PBA players briefed on social issues
Joaquin Henson (The Philippine Star) - October 23, 2019 - 12:00am

MANILA, Philippines – Close to 180 PBA players from 12 teams attended the second edition of the pro league’s development program featuring lectures on discrimination and anti-violence against women and their children (VAWC) at the Meralco Theater last Monday.

The first edition focused on grooming, financial management including tax obligations, mental health and involvement with social media last February. PBA commissioner Willie Marcial instituted the program to address off-the-court issues that are relevant in the players’ lives.

Attendance in Monday’s gathering was mandatory for local players and unexcused absences carried a P15,000 fine. Marcial said he will continue to push for more lectures as often as there are relevant issues emerging that require attention.

Two speakers were lined up for Monday’s program. First was Dr. Jasmin Nario Galace who spoke on prejudice, bullying and raising awareness levels on discrimination. The second was Atty. Ariel Magno who went through the different laws relating to VAWC. Galace is vice president of academic affairs at Miriam College and former executive director of the Center for Peace Education while Magno served in the PBA Board as alternate governor of Sta. Lucia Realty for at least six years and has more than 29 years of legal experience in property, corporate, telecommunications, labor and family law.

Magno was Sta. Lucia governor Buddy Encarnado’s alternate in the PBA Board and said during his term, counseled players on family law. He said he continues to follow the PBA and some of his Sta. Lucia players are still active today, namely Alex Cabagnot, Chris Ross, Kelly Williams and Ryan Reyes.

Magno said awareness is an essential ingredient in the education process particularly as PBA players are public personalities whose words and acts are magnified exponentially in social media. He explained that the VAWC law, embodied in R. A. 9262, refers to any act or a series of acts committed by a person against his wife or former wife, a woman with whom the person had a sexual or dating relationship and a woman with whom he has a common child or against her children. Magno said violence is classified into physical, sexual, psychological and economic. Penalties for punishable acts range from a month and one day to 20 years in prison.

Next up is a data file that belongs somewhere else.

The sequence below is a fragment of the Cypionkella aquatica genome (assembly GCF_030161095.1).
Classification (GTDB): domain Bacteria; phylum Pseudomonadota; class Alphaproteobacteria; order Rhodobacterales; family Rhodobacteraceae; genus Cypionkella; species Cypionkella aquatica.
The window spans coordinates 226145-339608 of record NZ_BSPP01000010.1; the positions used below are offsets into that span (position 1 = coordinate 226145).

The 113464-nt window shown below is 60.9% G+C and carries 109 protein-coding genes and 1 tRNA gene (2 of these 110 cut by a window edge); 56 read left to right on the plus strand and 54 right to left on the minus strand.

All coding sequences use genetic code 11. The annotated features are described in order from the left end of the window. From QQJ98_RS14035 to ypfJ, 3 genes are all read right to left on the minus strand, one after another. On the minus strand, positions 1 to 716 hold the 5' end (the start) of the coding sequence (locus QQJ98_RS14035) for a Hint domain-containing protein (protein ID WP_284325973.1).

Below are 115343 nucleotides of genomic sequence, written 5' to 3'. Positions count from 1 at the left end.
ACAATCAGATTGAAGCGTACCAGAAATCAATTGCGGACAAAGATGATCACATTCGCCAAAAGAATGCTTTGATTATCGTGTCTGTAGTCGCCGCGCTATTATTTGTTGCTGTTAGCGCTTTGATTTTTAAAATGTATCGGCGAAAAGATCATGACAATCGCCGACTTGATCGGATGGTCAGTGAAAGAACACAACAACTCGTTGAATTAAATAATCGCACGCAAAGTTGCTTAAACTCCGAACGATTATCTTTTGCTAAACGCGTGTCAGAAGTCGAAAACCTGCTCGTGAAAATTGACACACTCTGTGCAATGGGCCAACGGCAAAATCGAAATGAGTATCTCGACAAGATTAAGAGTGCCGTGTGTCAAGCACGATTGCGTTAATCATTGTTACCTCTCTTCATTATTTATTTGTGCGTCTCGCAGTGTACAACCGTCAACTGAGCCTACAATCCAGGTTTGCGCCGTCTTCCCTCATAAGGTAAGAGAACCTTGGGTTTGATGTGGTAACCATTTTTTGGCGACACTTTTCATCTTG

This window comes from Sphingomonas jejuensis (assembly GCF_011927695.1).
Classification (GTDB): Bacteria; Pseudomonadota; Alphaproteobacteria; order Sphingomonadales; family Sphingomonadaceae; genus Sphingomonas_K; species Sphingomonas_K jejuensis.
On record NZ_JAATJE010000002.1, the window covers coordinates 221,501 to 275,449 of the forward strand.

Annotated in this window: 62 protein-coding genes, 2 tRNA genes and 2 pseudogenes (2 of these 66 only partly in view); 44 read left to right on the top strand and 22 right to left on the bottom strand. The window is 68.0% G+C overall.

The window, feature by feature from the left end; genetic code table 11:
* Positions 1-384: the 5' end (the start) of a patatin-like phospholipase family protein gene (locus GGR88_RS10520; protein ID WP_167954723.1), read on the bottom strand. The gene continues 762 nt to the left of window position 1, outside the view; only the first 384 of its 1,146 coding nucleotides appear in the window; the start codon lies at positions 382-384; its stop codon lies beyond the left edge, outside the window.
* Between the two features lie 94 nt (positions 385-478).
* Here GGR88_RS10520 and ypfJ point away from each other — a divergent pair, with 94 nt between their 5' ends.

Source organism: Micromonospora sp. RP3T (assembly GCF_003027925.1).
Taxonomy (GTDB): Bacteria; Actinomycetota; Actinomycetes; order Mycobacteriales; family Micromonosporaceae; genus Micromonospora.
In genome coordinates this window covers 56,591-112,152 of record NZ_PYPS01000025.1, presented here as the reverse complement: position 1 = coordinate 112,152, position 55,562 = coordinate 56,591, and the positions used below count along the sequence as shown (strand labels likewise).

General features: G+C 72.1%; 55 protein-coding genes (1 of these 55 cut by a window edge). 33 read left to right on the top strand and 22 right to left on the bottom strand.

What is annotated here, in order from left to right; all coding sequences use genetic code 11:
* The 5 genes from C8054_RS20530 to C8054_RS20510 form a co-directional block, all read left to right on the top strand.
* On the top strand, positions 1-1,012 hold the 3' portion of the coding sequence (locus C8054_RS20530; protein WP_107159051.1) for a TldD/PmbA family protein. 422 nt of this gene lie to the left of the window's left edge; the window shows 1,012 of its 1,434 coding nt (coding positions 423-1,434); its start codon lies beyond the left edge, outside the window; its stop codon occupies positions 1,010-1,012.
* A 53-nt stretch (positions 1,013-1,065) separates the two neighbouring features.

Magno also briefed the players on R. A. 11313 called the Safe Spaces Act or the “Bawal Bastos” law. It seeks to ensure the protection of women and members of the LGBT community from street and public places harassment. The punishable acts include cursing, cat-calling, wolf-whistling, leering and intrusive gazing, taunting and persistent telling of sexual jokes.

Galace identified several bases of prejudice, including racism, sexism, heterosexism, classism, linguicism, ableism, looksism, ethnocentrism and ageism. She spoke about why some people resort to bullying and how it can be averted by awareness-raising and adaption of peer support. Galace’s talk centered on sensitivity to this social malaise and in a video, she highlighted her presentation with a song by Mark Wills entitled “Don’t Laugh At Me” with this refrain: “Don’t laugh at me, Don’t call me names, Don’t get your pleasure from my pain, In God’s eyes, we’re all the same, Someday, we’ll all have perfect wings, Don’t laugh at me.”

PBA players welcomed the opportunity to learn from the development program. Marcial, for his part, thanked the players for their participation and assured them of his support.

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